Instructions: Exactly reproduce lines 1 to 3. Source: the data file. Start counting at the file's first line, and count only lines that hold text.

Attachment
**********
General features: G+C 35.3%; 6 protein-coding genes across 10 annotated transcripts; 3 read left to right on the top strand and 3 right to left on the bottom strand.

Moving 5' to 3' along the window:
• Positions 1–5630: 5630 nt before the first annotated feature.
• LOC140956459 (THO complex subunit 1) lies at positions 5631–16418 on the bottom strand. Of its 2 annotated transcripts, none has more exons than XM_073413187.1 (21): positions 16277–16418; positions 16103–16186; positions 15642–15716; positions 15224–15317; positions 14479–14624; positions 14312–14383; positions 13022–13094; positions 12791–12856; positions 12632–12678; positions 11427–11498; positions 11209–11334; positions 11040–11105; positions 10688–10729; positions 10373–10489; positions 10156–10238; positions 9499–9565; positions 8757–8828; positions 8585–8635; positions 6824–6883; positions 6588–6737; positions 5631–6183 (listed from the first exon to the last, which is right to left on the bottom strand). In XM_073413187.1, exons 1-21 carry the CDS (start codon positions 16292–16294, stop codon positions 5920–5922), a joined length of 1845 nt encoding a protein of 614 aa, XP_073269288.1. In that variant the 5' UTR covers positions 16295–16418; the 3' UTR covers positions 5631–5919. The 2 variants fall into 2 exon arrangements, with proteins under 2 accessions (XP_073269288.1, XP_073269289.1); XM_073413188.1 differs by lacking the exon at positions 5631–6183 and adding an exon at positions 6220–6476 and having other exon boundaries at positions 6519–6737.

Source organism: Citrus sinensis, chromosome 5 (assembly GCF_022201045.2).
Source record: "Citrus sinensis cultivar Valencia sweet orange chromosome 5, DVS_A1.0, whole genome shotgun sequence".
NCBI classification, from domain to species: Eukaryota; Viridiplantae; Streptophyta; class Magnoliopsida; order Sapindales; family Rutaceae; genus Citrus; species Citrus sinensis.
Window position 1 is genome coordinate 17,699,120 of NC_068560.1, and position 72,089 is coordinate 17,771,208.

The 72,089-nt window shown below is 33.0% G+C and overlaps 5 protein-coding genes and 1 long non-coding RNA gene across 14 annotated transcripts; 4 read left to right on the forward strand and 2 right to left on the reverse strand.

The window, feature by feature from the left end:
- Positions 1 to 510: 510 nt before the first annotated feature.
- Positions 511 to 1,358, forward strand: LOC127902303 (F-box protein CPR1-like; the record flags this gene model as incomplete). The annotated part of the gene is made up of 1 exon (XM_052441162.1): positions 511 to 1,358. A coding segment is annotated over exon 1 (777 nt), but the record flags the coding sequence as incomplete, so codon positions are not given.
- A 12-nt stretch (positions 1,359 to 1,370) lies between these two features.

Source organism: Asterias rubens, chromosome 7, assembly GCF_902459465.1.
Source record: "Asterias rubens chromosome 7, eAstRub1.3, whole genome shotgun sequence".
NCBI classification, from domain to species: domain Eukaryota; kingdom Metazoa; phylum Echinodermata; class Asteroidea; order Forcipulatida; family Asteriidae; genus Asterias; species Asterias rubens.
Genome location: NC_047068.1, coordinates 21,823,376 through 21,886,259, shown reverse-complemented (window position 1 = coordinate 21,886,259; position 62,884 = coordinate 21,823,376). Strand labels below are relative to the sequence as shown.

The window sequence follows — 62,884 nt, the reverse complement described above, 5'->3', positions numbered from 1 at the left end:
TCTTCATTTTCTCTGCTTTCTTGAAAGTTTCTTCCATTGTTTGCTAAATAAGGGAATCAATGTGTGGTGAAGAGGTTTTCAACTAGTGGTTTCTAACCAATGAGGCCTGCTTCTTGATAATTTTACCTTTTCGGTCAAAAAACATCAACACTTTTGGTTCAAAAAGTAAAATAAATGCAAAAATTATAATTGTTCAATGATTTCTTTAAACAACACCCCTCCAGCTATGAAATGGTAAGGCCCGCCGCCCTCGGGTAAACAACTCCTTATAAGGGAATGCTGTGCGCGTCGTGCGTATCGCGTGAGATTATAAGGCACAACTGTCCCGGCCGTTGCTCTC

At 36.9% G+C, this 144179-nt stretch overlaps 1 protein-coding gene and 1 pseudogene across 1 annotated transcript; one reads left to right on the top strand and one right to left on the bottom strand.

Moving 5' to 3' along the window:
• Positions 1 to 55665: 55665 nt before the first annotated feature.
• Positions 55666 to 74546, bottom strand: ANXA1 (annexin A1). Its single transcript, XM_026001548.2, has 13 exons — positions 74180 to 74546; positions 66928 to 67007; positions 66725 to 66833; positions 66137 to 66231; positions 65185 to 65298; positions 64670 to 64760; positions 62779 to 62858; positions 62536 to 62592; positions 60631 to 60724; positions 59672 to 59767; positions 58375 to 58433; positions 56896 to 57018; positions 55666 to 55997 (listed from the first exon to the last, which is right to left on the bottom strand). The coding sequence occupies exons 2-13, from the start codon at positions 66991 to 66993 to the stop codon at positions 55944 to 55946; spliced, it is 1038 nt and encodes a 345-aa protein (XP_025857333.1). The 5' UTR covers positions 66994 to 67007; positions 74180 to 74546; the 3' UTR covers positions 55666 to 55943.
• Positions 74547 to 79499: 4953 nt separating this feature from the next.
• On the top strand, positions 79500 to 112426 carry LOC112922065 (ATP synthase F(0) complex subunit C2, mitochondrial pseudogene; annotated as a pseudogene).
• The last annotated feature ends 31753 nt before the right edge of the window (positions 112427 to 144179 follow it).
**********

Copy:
General features: G+C 35.3%; 6 protein-coding genes across 10 annotated transcripts; 3 read left to right on the top strand and 3 right to left on the bottom strand.

Moving 5' to 3' along the window:
• Positions 1–5630: 5630 nt before the first annotated feature.